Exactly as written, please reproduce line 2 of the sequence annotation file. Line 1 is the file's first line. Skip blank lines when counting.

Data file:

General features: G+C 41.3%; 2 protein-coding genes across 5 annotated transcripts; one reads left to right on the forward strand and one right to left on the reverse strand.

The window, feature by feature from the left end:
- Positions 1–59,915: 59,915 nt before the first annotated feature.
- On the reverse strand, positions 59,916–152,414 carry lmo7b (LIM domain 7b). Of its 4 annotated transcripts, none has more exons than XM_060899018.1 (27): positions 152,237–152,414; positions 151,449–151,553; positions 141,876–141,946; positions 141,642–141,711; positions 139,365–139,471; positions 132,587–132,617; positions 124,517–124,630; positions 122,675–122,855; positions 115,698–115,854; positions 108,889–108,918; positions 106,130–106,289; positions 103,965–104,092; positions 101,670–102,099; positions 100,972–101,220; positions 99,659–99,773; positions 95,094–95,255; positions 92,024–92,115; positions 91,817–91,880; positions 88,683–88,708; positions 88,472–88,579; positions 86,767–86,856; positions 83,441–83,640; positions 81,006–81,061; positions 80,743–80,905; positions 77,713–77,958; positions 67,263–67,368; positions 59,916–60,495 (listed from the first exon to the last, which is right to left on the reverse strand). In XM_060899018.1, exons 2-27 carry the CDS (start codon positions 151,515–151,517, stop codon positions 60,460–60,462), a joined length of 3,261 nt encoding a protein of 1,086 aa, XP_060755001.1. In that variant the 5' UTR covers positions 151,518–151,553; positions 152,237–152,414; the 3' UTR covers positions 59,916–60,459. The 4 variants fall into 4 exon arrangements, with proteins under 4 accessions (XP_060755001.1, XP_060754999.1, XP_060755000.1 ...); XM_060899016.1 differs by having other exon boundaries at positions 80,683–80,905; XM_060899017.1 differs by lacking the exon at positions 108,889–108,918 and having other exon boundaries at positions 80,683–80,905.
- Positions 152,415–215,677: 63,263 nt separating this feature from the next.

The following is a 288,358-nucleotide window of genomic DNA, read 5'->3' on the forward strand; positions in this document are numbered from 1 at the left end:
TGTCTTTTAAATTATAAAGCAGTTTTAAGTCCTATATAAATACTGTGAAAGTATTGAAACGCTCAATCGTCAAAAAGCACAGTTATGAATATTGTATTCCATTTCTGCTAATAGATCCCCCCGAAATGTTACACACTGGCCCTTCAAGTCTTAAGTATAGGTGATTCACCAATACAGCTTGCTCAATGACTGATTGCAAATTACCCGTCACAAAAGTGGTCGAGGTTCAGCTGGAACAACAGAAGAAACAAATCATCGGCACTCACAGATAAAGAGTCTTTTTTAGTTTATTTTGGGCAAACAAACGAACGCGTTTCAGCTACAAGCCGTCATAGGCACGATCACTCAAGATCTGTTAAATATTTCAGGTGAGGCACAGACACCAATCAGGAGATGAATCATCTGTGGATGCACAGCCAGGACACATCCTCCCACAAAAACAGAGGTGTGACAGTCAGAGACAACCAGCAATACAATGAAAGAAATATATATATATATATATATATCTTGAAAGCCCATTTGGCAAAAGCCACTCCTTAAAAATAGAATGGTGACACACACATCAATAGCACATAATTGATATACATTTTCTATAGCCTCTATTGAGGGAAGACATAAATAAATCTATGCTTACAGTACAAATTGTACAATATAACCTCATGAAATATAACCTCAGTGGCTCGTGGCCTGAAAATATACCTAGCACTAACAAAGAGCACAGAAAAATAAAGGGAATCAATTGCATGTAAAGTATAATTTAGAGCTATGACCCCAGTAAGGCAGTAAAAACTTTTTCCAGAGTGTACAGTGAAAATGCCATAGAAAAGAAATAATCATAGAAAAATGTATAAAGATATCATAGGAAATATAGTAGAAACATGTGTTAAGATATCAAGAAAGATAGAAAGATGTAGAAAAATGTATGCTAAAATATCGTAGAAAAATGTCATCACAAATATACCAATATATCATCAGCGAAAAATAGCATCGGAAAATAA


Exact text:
The window, feature by feature from the left end: